The program was developed by college student Kun Woo Cho (R), with help from Wenyao Xu (L), an assistant professor at SUNY Buffalo. Photo by University at Buffalo
BUFFALO, N.Y., Nov. 11 (UPI) -- An undergraduate student has developed a mobile method parents may be able to use to screen their children for early signs of autism spectrum disorder.
Kun Woo Cho of the State University of New York at Buffalo partnered with investigators in a study that aimed to uncover detection tools for identifying autism in children as young as 2 years old. Their paper was presented at the IEEE Wireless Health conference in October.
The study detailed the development of a program that can be used on a computer, tablet, or smartphone. The authors say early detection is critical for developing a sound treatment strategy.
"The brain continues to grow and develop after birth. The earlier the diagnosis, the better," assistant pediatrics professor Michelle Hartley-McAndrew said in a press release. "Then we can inform families and begin therapies which will improve symptoms and outcome."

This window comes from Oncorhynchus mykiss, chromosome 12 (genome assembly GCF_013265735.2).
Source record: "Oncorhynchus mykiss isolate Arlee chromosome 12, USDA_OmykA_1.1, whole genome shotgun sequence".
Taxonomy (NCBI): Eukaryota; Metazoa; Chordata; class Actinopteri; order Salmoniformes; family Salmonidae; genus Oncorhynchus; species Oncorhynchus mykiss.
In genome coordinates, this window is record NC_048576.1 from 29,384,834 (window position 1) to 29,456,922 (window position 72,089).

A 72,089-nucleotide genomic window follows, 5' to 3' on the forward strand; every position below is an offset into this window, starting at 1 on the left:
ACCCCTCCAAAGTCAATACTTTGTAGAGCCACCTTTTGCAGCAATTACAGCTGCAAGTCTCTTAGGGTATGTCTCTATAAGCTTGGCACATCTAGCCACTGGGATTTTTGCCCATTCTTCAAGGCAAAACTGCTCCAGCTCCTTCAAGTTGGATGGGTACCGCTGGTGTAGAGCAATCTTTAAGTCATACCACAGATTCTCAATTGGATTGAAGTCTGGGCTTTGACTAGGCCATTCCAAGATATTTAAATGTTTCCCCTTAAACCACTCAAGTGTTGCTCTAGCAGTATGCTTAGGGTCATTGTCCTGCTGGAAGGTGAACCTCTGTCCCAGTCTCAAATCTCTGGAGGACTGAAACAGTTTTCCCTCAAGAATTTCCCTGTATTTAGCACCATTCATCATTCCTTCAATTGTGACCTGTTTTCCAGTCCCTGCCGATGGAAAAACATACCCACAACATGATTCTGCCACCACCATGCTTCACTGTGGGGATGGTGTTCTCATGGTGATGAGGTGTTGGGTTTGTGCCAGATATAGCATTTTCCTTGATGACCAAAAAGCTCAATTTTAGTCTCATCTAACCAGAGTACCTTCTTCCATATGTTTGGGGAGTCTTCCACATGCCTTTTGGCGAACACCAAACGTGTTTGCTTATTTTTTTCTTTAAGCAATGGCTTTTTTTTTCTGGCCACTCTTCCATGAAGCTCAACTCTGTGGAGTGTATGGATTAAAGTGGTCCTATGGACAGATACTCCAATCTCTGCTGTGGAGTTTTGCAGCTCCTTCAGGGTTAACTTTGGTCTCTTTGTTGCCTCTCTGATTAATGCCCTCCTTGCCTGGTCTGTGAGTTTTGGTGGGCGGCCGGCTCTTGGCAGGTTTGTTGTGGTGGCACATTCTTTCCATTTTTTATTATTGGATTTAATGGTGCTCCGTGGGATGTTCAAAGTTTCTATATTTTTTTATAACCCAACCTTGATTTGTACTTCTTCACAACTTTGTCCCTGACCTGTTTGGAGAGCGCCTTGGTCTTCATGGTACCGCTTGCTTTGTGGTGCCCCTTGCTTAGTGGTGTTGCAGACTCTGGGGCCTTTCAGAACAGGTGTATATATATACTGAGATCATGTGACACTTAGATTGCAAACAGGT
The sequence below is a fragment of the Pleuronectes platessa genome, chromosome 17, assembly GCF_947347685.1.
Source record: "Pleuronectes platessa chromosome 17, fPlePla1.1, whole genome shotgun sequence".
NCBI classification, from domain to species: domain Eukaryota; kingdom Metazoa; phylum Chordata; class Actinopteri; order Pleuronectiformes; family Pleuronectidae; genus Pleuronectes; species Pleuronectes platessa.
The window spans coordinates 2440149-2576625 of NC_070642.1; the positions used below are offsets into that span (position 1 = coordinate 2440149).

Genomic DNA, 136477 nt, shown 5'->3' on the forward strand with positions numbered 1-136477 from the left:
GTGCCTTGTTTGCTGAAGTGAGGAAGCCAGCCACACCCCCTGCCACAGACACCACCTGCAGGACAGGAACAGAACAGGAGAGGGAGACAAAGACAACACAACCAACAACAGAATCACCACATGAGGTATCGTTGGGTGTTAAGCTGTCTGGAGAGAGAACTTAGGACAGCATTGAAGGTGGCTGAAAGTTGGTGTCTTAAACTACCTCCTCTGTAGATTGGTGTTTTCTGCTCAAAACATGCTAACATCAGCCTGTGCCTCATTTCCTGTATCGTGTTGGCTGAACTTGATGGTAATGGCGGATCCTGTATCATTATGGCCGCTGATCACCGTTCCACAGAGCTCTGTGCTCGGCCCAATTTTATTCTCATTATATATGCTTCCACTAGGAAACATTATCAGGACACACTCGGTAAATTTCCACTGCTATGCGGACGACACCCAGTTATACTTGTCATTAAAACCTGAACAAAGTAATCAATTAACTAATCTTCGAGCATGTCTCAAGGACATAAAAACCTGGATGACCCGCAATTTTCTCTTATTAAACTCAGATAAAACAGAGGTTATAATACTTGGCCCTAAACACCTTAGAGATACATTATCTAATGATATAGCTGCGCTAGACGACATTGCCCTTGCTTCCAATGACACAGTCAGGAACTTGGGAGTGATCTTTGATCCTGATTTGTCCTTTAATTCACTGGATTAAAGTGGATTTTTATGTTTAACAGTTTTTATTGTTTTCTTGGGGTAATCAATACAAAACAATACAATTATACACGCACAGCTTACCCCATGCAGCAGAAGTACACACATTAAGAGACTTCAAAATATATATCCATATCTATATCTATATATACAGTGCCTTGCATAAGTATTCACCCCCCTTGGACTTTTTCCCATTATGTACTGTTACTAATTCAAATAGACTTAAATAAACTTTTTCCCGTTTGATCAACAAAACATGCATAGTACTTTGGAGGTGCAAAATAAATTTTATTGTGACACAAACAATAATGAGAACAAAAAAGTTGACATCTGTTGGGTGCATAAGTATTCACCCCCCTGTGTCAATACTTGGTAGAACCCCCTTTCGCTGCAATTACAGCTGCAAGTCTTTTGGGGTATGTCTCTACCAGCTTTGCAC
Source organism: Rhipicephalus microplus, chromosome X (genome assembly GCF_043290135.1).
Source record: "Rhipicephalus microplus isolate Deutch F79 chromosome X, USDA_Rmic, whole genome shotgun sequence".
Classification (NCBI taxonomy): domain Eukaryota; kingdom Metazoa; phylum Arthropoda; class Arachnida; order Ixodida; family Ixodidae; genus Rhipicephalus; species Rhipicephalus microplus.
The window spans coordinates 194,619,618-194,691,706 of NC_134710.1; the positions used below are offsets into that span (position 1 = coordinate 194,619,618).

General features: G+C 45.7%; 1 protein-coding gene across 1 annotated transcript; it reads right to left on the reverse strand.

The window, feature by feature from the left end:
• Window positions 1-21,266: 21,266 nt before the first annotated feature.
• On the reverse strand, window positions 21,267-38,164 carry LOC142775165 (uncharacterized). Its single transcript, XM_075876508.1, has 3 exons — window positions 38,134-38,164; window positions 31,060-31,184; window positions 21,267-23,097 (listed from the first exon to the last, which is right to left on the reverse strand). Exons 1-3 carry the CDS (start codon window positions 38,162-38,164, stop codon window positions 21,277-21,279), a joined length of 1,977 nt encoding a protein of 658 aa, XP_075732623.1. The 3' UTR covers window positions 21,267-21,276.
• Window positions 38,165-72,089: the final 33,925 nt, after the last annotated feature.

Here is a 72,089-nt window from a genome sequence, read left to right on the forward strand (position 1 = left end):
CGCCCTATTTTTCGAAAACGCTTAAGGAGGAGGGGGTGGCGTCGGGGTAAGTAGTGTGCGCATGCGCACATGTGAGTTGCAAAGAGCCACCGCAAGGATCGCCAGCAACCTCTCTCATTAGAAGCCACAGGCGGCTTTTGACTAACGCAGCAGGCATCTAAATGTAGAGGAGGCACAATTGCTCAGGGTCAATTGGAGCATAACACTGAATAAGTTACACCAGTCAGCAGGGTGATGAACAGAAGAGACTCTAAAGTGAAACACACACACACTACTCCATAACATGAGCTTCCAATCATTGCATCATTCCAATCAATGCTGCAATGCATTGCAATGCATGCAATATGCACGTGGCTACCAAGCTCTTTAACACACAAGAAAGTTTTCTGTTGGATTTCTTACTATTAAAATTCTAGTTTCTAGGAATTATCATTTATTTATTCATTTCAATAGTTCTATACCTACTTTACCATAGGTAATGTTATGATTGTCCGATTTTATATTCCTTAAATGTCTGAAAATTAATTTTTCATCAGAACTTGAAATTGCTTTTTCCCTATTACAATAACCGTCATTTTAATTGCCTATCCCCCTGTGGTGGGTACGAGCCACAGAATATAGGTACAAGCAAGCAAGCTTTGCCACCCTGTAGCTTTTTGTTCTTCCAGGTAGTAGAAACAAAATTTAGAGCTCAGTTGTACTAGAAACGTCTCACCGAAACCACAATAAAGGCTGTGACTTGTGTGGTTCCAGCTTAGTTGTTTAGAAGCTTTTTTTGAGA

The app works by tracking a child's eye movement while looking at pictures of social settings and scanning for signs autism. According to researchers, children with ASD process such images very differently from children without ASD, who tend to be more focused.
"We speculate that it is due to their lack of ability to interpret and understand the relationship depicted in the social scene," Cho explained.
The team says their invention is less intrusive than many conventional detection methods, saying it only takes up to 54 seconds to use. During the study, the program completed its analysis with a 93.96 percent accuracy rating.
Despite what appear to be promising results, the developers stress their work is not yet over.
"Right now it is a prototype," Cho added. "We have to consider if other neurological conditions are included, like ADD, how that will affect the outcome."
Scientists involved with the project note there are many challenges associated with diagnosing and treating autism spectrum disorder, but are confident their invention will help parents determine if a clinical examination is needed.